The Constitutional Court has ensured that social security grants will be paid from 1 April, having extended the current contract with Cash Paymaster Services (CPS) for 12 months, while the South African Social Security Agency (Sassa) transitions to a new system.

The invalidity of the current CPS contract hasn’t been set aside, but continues to be in effect for the extended 12-month period.

The court ruled that both Sassa and CPS have a constitutional obligation to ensure grants are paid.

CPS will have the opportunity to negotiate with Treasury for an increase in payment for the extended contract. The company has also been ordered to show the court all of its financial information 30 days after the conclusion of the current contract.

The Consitutional Court action was brought by the Black Sash, which asked that the court exercise supervisory jurisdiction over any new contract, and that beneficiaries be protected from marketing or disbursements from their grants.

The current crisis stems from the declared invalidity of the CPS tender in 2014, at which time the contract was allowed to stand on the proviso that Sassa ensure there is another payment solution by the time it ends on 31 March 2017.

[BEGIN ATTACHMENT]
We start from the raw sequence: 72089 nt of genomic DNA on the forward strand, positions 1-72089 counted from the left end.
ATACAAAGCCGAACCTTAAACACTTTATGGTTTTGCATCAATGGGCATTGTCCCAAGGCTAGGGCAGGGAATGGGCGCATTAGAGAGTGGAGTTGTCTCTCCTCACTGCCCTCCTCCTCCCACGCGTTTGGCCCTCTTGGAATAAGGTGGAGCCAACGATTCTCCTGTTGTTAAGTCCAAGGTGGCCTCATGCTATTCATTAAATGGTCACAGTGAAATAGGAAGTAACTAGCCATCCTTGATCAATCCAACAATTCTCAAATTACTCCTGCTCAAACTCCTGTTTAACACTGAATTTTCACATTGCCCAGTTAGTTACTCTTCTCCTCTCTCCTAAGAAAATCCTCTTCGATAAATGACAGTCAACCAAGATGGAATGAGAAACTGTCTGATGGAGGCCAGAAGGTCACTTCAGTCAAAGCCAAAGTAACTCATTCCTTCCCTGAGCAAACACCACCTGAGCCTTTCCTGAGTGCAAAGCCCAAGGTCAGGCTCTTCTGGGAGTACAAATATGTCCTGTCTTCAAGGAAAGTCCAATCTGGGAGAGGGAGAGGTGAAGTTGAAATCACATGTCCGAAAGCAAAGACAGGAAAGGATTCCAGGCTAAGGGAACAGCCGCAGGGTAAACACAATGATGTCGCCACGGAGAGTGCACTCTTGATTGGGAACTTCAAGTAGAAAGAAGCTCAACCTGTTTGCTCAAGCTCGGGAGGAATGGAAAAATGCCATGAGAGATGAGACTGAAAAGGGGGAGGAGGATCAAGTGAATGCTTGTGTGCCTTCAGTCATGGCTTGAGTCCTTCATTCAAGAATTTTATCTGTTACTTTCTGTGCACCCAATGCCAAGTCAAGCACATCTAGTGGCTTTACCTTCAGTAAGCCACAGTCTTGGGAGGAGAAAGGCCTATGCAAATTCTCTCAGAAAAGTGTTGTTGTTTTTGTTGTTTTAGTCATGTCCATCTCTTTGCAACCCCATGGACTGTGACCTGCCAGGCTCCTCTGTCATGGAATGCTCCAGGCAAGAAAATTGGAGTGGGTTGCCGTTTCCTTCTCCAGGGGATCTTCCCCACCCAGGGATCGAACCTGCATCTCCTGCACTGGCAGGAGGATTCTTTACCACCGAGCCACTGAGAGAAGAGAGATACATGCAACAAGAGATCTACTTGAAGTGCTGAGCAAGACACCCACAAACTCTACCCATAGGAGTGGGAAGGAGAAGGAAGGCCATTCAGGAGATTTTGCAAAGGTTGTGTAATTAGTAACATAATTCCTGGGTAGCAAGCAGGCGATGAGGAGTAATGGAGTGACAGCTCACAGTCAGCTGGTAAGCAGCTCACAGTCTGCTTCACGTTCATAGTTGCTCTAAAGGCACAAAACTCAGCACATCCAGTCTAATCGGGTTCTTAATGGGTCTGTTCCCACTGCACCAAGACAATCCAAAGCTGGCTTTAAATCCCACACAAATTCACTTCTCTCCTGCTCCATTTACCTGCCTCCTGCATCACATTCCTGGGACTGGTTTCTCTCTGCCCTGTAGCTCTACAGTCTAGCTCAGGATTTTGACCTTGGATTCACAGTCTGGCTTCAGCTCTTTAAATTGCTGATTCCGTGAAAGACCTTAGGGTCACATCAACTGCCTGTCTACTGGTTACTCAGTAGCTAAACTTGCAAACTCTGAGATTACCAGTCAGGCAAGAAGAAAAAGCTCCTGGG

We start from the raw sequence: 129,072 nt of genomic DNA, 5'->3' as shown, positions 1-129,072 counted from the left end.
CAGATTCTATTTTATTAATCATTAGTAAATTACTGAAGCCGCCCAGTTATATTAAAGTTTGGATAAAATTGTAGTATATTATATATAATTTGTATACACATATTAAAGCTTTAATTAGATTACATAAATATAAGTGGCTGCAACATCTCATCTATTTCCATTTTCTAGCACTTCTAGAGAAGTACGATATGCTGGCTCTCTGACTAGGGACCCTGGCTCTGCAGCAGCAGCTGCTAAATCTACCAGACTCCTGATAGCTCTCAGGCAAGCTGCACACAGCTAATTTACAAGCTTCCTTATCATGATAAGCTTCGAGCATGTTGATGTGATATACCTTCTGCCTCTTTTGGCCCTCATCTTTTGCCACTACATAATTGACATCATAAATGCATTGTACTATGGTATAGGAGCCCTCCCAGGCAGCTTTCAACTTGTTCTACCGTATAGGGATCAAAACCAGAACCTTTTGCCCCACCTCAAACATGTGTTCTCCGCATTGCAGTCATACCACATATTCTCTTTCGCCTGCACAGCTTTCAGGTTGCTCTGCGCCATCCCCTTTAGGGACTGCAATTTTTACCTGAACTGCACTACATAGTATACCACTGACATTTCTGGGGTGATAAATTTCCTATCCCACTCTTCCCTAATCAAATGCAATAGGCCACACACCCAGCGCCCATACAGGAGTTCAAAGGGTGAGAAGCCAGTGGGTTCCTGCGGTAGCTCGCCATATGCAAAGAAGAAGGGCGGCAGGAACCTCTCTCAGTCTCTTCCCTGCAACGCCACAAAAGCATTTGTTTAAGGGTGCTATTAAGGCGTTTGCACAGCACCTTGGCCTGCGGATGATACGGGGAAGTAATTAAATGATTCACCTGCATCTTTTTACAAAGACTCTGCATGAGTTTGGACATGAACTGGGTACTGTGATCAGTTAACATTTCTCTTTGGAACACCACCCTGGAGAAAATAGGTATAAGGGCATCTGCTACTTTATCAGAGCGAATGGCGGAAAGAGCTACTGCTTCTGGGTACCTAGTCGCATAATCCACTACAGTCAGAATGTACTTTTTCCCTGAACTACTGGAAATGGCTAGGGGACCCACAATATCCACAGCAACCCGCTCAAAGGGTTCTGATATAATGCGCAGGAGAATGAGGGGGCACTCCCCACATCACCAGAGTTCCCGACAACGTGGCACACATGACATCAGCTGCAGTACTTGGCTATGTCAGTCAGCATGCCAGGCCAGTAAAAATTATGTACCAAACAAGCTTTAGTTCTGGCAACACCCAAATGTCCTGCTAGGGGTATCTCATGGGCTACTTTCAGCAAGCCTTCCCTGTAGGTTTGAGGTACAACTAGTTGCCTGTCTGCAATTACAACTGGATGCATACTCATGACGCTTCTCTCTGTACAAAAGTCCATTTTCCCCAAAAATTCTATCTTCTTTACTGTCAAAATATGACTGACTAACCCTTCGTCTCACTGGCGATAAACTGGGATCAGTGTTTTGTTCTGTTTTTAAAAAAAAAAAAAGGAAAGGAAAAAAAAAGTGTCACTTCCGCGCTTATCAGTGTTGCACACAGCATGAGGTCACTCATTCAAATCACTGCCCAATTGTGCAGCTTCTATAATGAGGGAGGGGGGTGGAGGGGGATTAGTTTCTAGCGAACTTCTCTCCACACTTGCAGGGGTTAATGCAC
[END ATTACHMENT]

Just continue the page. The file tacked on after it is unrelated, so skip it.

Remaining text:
It has now emerged that Sassa is not able to take over payments, and no other service provider has come forward. However, this was only made known this month, leading to concerns that grants would not be paid on 1 April.

Given that the situation was allowed to develop in the first place – despite Sassa having assured the court in November 2015 that it would be able to assume grant payments itself by now, the court has expressed distrust in both the minister and the agency.

Minister of Social Development Bathabile Dlamini and Sassa have been ordered to file reports or affidavits to the Constitutional Court every three months on their plans and progress towards a new system.

In addition, it has ruled that the personal details of beneficiaries must be protected. This follows reports that companies related to CPS may have marketed their services to grant beneficiaries and even deducted payments from their grants.